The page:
This week I decided to take a look at another matrix decomposition method i.e. Cholesky Factorization, which is useful when working with symmetric positive definite matrices. It helps in splitting AN x N into LN x N, UN x N such that 👇
My interest is in implementing it targeting accelerators i.e. OpenCL enabled CPUs and GPGPUs. I'd like to start with how this factorization works and then move to its SIMT implementation technique. While explaining, I'll factorize 👇 symmetric positive definite matrix by hand.
After this factorization I'd like to produce one upper triangular matrix, so I've to iterate over all pivots of matrix A
in-order and process elements along row of current selected pivot. After N iterations, I must get desired result. I start with pivot
A0, 0, then after this iteration I should get row A0, _ in desired form --- that's how it should be
in final UN x N.
First step is updating pivot while performing some arithmetics with elements living in same column above pivot A0, 0. As there's no element above selected pivot, I just move to second step. I can programmatically represent first step as 👇.
In second step, I've to update pivot with square root of it. This produces 👇 updated matrix, which is to be operated on during step three, due to computational dependency.
In final step of first iteration, I'd like to update remaining elements in first row, as pivot is already in shape. I programmatically show what needs to be done.
After step three, I obtain matrix with updated non-pivot columns of first row, which looks like 👇.
It's time to move to next pivot i.e. sitting at A1, 1. Applying step one of algorithm, I get following matrix with pivot cell updated to 👇. Blue marked cell, just above selected pivot, is what accessed during pivot updation.
Step two is easy, producing following matrix, while only updating selected pivot.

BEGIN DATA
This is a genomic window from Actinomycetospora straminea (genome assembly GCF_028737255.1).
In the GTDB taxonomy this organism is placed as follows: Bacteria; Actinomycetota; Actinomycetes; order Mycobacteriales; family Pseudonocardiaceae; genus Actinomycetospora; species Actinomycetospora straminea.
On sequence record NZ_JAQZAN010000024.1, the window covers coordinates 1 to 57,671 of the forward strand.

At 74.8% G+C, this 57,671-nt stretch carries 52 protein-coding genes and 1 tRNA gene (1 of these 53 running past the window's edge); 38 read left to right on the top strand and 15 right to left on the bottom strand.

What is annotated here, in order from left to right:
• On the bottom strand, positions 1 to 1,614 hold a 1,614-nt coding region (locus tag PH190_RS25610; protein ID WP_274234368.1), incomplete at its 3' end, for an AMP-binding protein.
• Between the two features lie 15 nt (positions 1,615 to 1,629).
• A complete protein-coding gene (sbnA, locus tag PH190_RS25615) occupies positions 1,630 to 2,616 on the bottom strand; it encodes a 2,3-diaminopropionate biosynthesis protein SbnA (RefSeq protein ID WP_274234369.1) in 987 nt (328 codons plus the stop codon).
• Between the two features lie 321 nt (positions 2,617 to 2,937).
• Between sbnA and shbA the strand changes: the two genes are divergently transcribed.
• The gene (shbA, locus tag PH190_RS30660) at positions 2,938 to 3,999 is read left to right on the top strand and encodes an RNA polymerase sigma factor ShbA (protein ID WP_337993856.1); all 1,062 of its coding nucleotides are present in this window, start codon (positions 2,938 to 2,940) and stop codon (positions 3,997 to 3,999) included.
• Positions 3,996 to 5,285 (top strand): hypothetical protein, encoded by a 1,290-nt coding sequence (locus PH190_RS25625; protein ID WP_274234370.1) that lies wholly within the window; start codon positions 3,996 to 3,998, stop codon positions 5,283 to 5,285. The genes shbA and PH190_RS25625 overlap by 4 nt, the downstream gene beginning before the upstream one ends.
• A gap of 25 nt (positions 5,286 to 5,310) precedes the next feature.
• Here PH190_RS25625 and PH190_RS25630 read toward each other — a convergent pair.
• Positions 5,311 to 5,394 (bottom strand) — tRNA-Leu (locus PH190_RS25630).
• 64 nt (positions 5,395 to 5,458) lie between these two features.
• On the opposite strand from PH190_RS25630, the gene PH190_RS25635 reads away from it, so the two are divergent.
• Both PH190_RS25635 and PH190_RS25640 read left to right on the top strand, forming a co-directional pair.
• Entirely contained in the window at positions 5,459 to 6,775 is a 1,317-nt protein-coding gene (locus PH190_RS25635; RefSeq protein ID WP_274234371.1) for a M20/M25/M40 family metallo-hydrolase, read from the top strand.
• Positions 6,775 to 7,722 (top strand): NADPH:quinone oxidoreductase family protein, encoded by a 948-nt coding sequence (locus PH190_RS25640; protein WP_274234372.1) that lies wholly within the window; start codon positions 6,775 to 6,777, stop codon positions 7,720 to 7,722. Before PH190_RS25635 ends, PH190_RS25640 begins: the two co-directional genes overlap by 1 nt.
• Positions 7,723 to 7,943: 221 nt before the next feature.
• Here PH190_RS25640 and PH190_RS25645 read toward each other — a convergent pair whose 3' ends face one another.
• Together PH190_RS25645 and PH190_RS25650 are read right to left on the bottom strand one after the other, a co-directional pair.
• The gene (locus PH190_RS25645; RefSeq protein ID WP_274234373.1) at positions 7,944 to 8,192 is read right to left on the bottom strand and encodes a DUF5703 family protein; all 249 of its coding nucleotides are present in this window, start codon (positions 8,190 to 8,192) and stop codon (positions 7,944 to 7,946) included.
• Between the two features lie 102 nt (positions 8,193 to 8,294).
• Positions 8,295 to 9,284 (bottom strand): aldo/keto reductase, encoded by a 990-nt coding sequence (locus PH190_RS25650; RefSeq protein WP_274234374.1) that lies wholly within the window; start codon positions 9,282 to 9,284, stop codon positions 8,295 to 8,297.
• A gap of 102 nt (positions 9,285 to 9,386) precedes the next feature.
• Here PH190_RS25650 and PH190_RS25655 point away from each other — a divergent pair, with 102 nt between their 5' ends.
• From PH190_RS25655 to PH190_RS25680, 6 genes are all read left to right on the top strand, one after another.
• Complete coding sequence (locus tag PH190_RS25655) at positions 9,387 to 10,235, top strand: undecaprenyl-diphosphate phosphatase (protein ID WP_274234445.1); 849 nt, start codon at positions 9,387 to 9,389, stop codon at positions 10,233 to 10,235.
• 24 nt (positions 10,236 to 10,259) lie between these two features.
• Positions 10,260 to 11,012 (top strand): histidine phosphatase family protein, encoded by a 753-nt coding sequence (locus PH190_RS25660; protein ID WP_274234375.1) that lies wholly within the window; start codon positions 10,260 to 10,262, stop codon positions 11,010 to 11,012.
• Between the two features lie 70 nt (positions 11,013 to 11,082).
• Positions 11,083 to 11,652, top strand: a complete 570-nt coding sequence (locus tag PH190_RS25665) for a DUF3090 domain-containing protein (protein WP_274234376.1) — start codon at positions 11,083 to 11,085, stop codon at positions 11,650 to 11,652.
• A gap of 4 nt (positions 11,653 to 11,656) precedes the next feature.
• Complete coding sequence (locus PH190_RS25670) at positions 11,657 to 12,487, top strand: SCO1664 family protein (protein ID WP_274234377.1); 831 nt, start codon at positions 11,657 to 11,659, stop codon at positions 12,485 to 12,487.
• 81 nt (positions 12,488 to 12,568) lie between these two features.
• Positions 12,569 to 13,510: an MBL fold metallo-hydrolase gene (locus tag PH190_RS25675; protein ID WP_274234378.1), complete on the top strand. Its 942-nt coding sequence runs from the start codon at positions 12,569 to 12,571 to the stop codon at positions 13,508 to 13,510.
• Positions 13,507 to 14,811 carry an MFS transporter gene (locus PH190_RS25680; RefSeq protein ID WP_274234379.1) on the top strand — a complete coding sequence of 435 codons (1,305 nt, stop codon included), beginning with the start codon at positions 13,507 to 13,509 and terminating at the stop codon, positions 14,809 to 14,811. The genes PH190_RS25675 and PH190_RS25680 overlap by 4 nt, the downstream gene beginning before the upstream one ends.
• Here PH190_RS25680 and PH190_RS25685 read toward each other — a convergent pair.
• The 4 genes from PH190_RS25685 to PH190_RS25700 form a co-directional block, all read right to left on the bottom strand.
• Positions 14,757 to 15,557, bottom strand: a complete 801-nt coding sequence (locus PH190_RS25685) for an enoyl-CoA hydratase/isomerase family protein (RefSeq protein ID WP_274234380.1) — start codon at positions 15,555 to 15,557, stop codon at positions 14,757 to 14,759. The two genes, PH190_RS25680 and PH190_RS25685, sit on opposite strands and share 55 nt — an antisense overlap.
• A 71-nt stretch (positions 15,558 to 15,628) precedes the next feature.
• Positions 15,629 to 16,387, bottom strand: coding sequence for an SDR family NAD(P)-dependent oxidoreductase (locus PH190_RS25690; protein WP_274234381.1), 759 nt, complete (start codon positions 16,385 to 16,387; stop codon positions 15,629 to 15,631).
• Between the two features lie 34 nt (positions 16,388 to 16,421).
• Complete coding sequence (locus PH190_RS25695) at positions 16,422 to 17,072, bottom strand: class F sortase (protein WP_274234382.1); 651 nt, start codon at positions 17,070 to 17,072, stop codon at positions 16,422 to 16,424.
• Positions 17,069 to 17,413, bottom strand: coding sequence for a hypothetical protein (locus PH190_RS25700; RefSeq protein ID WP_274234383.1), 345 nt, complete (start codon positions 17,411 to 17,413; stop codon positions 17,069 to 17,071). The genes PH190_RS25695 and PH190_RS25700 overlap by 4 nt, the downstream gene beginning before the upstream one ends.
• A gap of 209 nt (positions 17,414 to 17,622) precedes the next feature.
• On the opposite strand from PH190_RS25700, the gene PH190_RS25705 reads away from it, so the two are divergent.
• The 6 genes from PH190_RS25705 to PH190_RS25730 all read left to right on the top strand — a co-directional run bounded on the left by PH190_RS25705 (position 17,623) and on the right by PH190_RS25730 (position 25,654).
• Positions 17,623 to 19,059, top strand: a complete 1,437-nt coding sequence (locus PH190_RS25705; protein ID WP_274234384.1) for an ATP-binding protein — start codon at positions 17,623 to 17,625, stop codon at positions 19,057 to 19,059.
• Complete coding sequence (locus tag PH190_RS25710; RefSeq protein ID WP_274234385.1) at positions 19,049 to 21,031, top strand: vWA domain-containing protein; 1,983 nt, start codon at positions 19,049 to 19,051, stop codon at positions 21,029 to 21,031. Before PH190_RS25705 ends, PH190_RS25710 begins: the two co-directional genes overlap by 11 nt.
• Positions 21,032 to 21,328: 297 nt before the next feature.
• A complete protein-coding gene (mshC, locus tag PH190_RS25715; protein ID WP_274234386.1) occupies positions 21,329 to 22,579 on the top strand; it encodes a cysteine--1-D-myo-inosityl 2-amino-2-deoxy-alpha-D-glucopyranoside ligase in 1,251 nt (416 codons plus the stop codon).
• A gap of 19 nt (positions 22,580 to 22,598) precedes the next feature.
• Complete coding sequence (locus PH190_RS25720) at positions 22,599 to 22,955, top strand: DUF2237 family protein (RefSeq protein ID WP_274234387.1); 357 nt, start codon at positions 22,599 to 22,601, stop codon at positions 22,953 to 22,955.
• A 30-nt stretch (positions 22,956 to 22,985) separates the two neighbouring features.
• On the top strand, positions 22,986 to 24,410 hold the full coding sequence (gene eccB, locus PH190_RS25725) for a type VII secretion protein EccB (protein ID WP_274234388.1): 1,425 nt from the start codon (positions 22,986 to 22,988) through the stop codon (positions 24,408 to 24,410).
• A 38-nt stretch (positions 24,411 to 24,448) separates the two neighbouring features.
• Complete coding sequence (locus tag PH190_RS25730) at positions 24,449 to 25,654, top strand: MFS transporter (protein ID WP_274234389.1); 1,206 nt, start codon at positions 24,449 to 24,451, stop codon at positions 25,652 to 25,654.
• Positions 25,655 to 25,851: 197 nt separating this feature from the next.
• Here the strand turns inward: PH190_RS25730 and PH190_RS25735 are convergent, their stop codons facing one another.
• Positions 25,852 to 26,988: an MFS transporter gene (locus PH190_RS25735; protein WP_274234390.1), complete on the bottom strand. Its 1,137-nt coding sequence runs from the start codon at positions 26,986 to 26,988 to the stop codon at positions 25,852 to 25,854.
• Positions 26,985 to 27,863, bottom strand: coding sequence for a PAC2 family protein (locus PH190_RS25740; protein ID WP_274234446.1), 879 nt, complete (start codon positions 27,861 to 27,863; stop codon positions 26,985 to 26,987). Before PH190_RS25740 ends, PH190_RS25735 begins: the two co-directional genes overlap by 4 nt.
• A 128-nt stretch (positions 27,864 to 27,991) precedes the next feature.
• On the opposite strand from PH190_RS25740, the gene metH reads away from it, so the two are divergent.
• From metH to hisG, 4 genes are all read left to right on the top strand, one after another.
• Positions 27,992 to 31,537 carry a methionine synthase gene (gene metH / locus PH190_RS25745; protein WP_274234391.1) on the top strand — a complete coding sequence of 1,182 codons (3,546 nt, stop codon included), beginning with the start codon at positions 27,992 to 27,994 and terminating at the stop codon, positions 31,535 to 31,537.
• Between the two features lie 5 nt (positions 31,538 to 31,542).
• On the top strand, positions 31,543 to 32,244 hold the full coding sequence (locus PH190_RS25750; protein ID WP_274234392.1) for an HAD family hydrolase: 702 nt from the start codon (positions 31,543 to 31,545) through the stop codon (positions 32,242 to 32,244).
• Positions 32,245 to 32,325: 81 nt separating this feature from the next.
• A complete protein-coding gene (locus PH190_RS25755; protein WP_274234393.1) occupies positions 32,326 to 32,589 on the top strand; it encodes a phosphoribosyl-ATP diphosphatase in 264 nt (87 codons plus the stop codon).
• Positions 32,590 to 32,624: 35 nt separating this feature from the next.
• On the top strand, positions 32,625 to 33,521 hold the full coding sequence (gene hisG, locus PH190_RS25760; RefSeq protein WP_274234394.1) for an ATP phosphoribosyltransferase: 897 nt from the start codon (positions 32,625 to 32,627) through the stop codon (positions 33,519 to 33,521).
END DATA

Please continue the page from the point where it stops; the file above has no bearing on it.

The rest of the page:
During last step, I update only single cell i.e. non-pivot column in second row with column index > k. Following snippet depicts what I do.
It produces updated matrix as below, with upper triangular portion of first two rows as supposed to be in factorized matrix.
In final iteration where I work on pivot A2, 2 just first two steps are what required. As no non-pivot column with column index > (k = 2) exists, I'm skipping last step. During first step, two cells above selected pivot, in same column, are accessed for computing updated pivot. Finally step two follows.
This way I get upper triangular matrix from factorization, transposing same gives me lower triangular one. Multiplication of them ensures Cholesky Factorization worked as expected !
Before I start with SIMT implementation of Cholesky Factorization, I'd like to mention about an algorithm for producing symmetric positive definite matrix, which is required here. Let me start with a random matrix.
Reviewing whole flow of factorization makes it easy to figure out how to parallelize portions of algorithm without introducing any data race. I put following data dependency diagram for making it more clear.
For a matrix of dimension N x N, I've to go through N steps of execution in-order, where during each iteration I schedule three kernels for computing above main diagonal cells along selected row ( i.e. pivot row ) of final upper triangular matrix. I implement parallel cholesky factorization in SYCL DPC++ & run it on multiple hardwares with a random matrix of dimension 1024 x 1024 and work group size of 32.
I see performance is not impressive and I've some ideas how it can be improved. In current implementation,
scope of parallelism is not well respected. In each iteration when a pivot is selected and cells on same row are computed, only
a subset of elements are accessed, not requiring me to make whole matrix available to compute unit. Currently usage of conditional
statements in kernel body produces divergent control flow, reducing achievable parallelism. In coming days, I'd like
to improve Cholesky Factorization implementation while keeping aforementioned points in mind.
I keep current implementation here for future reference.
Have a great time !